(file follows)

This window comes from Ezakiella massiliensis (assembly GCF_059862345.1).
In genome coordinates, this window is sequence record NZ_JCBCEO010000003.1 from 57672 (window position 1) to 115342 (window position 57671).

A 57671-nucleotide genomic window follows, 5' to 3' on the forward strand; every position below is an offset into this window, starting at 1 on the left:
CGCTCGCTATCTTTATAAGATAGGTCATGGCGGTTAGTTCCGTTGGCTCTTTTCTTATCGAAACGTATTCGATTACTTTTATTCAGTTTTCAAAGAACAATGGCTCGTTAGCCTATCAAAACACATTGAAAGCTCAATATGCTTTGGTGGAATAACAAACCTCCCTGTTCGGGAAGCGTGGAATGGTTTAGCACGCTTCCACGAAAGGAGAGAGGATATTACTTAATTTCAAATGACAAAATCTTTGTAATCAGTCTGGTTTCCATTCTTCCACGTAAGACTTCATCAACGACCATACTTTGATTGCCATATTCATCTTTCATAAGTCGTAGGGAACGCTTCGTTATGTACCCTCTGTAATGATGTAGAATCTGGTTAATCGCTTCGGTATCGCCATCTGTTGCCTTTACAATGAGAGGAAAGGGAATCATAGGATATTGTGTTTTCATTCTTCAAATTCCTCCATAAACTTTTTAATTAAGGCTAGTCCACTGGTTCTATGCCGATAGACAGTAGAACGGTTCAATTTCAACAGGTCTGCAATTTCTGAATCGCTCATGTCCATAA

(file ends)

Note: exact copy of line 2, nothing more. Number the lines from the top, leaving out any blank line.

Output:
In genome coordinates, this window is sequence record NZ_JCBCEO010000003.1 from 57672 (window position 1) to 115342 (window position 57671).